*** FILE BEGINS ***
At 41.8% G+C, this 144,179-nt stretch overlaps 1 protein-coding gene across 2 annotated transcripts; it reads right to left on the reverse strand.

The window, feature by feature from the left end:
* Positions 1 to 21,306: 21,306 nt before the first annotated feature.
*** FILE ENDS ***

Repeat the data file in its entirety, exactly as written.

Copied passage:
At 41.8% G+C, this 144,179-nt stretch overlaps 1 protein-coding gene across 2 annotated transcripts; it reads right to left on the reverse strand.

The window, feature by feature from the left end:
* Positions 1 to 21,306: 21,306 nt before the first annotated feature.